provides a welcoming environment for youth, artists, and community members to experience self-discovery and growth through the art and process of theatre.Watch a video of our story
NH Rapid Response Access Point is available 24 hours a day, 7 days a week—by phone, text or chat: 833-710-6477 or NH988.com.
Caring help at your fingertips. and, if needed, we will come to you.
If you are in crisis, call the toll-free National Suicide Prevention Lifeline at 1-800-273-TALK (8255), available 24 hours a day, 7 days a week. The service is available to anyone. All calls are confidential. http://www.suicidepreventionlifeline.org
Spanish-speaking Option: 1-888-628-9454
Options for deaf and hard-of-hearing individuals: dial 711 then 1-800-273-8255
Provides free and confidential 24/7 support to anyone in any type of crisis from a crisis counselor.
Text "HOME" to 741741 |
Suicide Hotline, Portsmouth NH (603) 433-5270, option 1
Maine Crisis Hotline 1-888-568-1112
Riverbend Psychiatric Emergency Services 1-833-710-6477
National Alliance on Mental Illness 1-800-464-5767 (Press 1)
Intentional Peer Support Warmline Maine 1-866-771-WARM (9276) or 711 (Maine Relay)
National Alliance for Mental Illness: Documenting the Traumas of First Responders
Officer Justin Breton, CCISM, Mental Health & Wellness Coordinator
Manchester Police Department, 405 Valley Street, Manchester NH 03103
Desk: 603-792-5509, Cell: 603-851-7778, firstname.lastname@example.org
Michael Kelley, PPFFNH Peer Support, Firefightter/Paramedic
Concord Fire Department, 24 Horseshoe Pond Lane, Concord NH 03301
Susan Brown LCMHC, MLADC, EMT-I(RET), Lead Clinician, Trainer
Forge VFR Facility Manchester, 1750 Elm St, Stes 102-103, Manchester NH 03104
Direct Line: 603-865-1702, For Intake: 503-865-1706 ext. 2
Nicole Sawyer, PsyD, Clinical Psychologist
Pubic Safety Consulting, Assessment & Training
Critical Incidents: The “Terrible 10”
NH RSA 153-A:17-a “Critical Incident” means an event or events that result in acute or cumulative psychological stress or trauma to an emergency service provider as a result of response to the incident.
Line of duty death
Suicide of colleague
Serious line of duty injury
Death or serious injury involving children
Prolonged events that end with a negative outcome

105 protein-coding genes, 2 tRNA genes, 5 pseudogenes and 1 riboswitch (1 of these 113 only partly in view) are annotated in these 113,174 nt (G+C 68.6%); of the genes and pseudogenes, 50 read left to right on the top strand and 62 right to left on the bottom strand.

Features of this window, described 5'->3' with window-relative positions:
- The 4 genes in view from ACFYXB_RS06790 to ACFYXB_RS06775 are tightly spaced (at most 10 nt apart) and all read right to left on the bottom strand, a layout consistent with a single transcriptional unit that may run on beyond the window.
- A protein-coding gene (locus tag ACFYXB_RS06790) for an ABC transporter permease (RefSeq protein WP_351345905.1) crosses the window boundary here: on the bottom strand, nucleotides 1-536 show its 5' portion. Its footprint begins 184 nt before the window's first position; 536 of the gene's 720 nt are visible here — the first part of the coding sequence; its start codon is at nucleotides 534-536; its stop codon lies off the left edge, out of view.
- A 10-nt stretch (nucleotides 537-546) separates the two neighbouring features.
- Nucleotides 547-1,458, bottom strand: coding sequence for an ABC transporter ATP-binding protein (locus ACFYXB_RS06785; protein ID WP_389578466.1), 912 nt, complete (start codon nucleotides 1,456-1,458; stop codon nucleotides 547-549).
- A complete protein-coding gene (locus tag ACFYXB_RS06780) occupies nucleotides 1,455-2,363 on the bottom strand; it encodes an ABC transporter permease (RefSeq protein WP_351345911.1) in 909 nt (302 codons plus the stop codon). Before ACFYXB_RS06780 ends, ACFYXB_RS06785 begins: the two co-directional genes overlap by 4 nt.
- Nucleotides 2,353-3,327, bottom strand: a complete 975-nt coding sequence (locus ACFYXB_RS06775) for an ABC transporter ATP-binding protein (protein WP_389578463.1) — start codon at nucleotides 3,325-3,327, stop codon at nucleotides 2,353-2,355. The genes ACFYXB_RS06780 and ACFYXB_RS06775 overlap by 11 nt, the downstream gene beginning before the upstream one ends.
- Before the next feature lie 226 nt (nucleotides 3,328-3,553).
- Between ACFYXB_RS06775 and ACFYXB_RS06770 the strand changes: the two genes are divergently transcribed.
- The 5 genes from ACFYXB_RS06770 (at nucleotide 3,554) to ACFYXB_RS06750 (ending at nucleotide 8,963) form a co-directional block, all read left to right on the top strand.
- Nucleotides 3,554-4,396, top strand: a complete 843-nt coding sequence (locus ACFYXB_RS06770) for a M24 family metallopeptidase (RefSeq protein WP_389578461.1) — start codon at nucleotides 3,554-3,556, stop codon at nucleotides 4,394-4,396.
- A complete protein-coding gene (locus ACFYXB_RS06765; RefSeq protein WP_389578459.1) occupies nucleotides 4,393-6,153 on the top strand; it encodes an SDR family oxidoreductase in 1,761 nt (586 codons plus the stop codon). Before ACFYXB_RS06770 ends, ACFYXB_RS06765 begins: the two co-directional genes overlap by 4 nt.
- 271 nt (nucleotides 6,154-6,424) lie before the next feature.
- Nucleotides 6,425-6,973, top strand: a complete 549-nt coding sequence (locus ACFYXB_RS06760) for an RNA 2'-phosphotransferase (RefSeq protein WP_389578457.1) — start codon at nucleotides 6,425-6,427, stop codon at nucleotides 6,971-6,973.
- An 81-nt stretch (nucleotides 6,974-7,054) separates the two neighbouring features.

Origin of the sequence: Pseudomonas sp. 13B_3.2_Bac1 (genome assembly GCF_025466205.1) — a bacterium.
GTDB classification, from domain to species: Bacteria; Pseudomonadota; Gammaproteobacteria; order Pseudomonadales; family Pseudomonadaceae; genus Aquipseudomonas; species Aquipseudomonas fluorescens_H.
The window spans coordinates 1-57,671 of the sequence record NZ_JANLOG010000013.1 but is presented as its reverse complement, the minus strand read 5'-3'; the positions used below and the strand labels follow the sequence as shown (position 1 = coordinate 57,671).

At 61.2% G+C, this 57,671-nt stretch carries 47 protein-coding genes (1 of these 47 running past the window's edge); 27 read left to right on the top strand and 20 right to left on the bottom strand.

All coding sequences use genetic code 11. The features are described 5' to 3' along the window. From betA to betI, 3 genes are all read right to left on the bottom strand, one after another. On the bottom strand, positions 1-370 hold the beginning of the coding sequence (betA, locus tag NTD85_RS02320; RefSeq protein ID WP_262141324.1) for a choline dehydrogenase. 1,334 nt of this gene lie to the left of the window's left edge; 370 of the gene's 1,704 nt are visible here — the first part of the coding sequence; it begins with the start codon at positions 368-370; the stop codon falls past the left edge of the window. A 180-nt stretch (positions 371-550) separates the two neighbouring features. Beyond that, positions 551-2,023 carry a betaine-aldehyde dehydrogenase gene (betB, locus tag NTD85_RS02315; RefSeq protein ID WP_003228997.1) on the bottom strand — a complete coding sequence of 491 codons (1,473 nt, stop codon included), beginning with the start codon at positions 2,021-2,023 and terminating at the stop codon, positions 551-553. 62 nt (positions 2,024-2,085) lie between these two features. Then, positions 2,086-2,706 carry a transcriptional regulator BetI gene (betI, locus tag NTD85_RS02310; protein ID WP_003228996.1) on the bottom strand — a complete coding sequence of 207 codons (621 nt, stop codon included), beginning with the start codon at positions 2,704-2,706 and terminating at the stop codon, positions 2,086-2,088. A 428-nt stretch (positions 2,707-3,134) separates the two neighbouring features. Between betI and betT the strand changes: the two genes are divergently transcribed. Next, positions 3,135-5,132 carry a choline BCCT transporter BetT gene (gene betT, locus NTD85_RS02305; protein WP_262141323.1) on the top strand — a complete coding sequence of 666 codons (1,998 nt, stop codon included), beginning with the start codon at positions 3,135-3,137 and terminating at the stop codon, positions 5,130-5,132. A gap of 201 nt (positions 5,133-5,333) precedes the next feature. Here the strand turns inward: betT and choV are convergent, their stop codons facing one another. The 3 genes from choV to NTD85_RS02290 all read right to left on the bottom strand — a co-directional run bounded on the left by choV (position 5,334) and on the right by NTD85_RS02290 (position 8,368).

Events with a high degree of threat of violence to responders
Excessive media attention
Multi-casualty incident or disaster
Events in which the victim is known to responders
Any significantly powerful, overwhelming, distressing event (icisf.org)
In a Washington Post article from October 2019, a first responder described how he never struggled with PTSD in his 30-year career until the Sandy Hook Elementary School shooting. After that, the very smell of pizza would send him back into that school’s cafeteria where trays of pizza rotted away as he and other first responders processed the scene.
As this first responder’s PTSD symptoms worsened, his life unraveled. He turned to alcohol to try to cope with the trauma, withdrew from family and friends, and lost his marriage. Eventually, he was able to recover after seeking help. But what if he had been able to address his PTSD sooner?
By knowing the signs of PTSD, you have a better chance of identifying what your loved one is going through sooner and get them the help they need before they turn to drugs or alcohol.
If your loved one is exhibiting the following symptoms, they are probably struggling with PTSD:
Difficulty Sleeping. First responders who struggle with PTSD will relive past trauma through flashbacks and nightmares. If your loved one is showing signs of distress in their sleep, not sleeping at all because of nightmares or having panic attacks throughout the day, they’re likely struggling with PTSD.
Avoiding Places, People or Activities. Has your loved one tried to avoid driving down a specific road? Do they seem extremely tense and anxious when doing certain things or talking to specific people? Your loved one is most likely reacting to triggers that remind them of a traumatic event or experience. This is another sign that your loved one is struggling with PTSD.
Extreme Mood Swings. Being a first responder requires staying calm and collected during emergencies when other people are panicking. This used to be your loved one, but now they’re constantly on edge. Their emotions seem to be all over the place, and you’ve noticed that they lose their temper faster than usual. These mood swings have everything to do with how PTSD is hurting your loved one.
Pulling Away from Family and Friends. On top of their mood swings, has your loved one pushed you away, ignored other family and friends, and lost interest in activities or hobbies they used to enjoy? PTSD is probably leaving your loved one feeling isolated, misunderstood and acting out against the people they love and care about.
Bringing a Gun or Weapon Everywhere. Is your loved one keeping their gun or another weapon on them whenever they leave the house? PTSD can be so overwhelming that it can make your loved one think they need to be armed and ready to protect themselves at all times. This can be extremely dangerous – both for your loved one and for others around them – if they overreact and feel the need to take action.